Myakka River State Park
Florida - Tuesday, November 11th, 2014
This is another in my occasional series on what many people including the Florida State Park promoters, call ‘the real Florida’. Yes that too has become a cliche. but trust me many of Florida’s many state parks are real treasures and the antithesis of the Disneyfied version of the state that most visitors, for better or worse, associate with a Florida vacation. I have wanted to visit Myakka River State Park for many a year, but never got around to it until a recent drive from Jupiter on the east coast to Sarasota on the west gave me the opportunity to take Highway 72 just after Arcadia and pass through it. The Myakka River is one of a number of Florida rivers that run east to west and empty into the Gulf of Mexico. The most famous of these is undoubtedly the Suwanee River of Stephen Foster fame, but they are all what most people would call ‘lazy’ rivers. They have no whitewater or even rapids and move at their own leisurely pace from central Florida to the Gulf, perfect rivers even for novice canoeists and kayakers, but teeming with life both above and below the waterline. About five miles from the park entrance we saw a wild boar rooting around in the ditch on the side of the road – in four decades of Florida visits this is the first live one I have ever seen (rarely I’ve seen them as roadkill). After paying the $6.00 entry fee we stop at the small interpretive center where they have a display of the really amazing variety of creatures you might encounter in the park including four types of poisonous snakes, alligators, snapping turtles, black bears and three foot long salamanders, but don’t panic, there are no confirmed sightings of panthers. There is a looped nature trail that supposedly should take 40 minutes to do, but I think a person in a wheelchair could do it in that time. I always wonder at who these parks take as the average walker – someone with a walker? Anyway the trail is an absolute must do as it takes you through a Florida landscape that I have only ever seen before on Caladesi Island S.P. It is a very open forest dominated by live oaks and cabbage palms. The live oaks are covered with Spanish moss and dozens of types of airplants. Technically it is a southern coastal plain hydric hammock, but I’d just call it really bloody interesting. A camera, at least one I’m wielding, can’t do justice to the beauty, but live oaks are always a fascinating tree to photograph.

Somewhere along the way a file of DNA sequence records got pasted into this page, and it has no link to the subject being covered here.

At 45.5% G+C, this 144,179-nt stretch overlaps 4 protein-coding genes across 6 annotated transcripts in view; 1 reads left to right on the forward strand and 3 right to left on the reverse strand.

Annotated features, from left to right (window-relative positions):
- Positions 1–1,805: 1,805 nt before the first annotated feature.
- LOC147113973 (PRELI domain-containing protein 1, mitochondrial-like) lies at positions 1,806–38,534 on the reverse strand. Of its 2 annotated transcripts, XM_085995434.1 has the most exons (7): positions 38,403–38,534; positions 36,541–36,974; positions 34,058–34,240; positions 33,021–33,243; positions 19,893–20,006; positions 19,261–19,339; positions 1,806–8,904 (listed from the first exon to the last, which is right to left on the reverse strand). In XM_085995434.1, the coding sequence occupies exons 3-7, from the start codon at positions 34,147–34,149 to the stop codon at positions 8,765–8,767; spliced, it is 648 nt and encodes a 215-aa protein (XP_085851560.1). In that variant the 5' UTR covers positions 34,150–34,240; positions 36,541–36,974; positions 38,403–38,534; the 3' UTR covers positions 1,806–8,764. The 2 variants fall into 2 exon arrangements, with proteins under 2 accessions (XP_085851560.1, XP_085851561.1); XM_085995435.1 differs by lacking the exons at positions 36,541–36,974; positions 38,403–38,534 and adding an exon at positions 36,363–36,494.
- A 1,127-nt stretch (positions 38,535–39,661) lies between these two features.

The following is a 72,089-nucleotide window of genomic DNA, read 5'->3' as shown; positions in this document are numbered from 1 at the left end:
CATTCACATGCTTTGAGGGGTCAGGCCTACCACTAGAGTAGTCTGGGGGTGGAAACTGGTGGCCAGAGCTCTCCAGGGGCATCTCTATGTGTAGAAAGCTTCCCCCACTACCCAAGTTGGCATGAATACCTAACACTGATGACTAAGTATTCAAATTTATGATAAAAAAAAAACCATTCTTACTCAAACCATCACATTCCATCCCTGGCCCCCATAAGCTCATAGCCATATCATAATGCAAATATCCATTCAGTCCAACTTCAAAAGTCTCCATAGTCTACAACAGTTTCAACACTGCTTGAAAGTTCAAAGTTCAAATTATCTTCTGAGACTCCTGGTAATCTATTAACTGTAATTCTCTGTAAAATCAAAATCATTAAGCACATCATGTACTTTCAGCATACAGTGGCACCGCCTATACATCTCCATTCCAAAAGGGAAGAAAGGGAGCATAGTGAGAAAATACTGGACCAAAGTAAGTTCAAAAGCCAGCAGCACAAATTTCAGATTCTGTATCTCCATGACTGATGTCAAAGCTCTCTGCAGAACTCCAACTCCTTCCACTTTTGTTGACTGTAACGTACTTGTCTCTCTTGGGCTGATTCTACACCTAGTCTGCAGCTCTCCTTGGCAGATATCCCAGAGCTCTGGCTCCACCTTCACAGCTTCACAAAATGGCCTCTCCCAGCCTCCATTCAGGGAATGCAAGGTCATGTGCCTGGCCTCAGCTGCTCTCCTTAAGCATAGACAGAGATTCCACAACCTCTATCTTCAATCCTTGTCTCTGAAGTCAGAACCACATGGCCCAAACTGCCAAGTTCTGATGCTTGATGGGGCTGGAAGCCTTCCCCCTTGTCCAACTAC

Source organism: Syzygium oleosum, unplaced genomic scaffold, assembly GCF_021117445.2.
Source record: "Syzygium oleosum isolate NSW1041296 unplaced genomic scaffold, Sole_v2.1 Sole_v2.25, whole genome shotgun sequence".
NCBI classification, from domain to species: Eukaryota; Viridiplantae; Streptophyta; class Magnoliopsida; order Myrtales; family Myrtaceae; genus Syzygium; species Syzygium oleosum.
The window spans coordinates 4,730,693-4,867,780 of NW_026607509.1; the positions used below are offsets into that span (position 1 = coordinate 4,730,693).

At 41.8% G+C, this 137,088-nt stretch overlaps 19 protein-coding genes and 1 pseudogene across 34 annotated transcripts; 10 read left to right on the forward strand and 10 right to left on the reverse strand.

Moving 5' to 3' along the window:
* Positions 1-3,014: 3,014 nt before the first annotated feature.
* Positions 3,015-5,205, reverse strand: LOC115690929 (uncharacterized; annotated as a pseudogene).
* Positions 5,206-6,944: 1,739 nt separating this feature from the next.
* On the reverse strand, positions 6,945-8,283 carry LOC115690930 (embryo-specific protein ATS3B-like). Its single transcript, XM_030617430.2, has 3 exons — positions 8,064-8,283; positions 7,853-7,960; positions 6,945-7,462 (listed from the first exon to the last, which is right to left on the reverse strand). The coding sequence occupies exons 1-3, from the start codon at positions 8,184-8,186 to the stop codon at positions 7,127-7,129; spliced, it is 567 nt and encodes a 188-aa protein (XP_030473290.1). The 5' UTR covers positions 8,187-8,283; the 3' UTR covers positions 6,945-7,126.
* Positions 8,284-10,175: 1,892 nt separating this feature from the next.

The soil here is very sandy and there must be something really tasty hidden underneath it because the feral pigs have torn parts of the pathway to shreds. Even though I did see a wild boar just outside the entrance, I hesitate to use the term because the last time I came across this type of destruction by wild porkers was in the Taurus Mountains of Turkey and our guide was quite concerned as they are considered very dangerous in those parts of the woods; after all Hercules needed the advice of the centaurs to help him deal with the Erymanthian boar. However, my thoughts of raging wild boars with razor sharp tusks were quickly forgotten when we came across this very cute yellow rat snake that posed for a photo.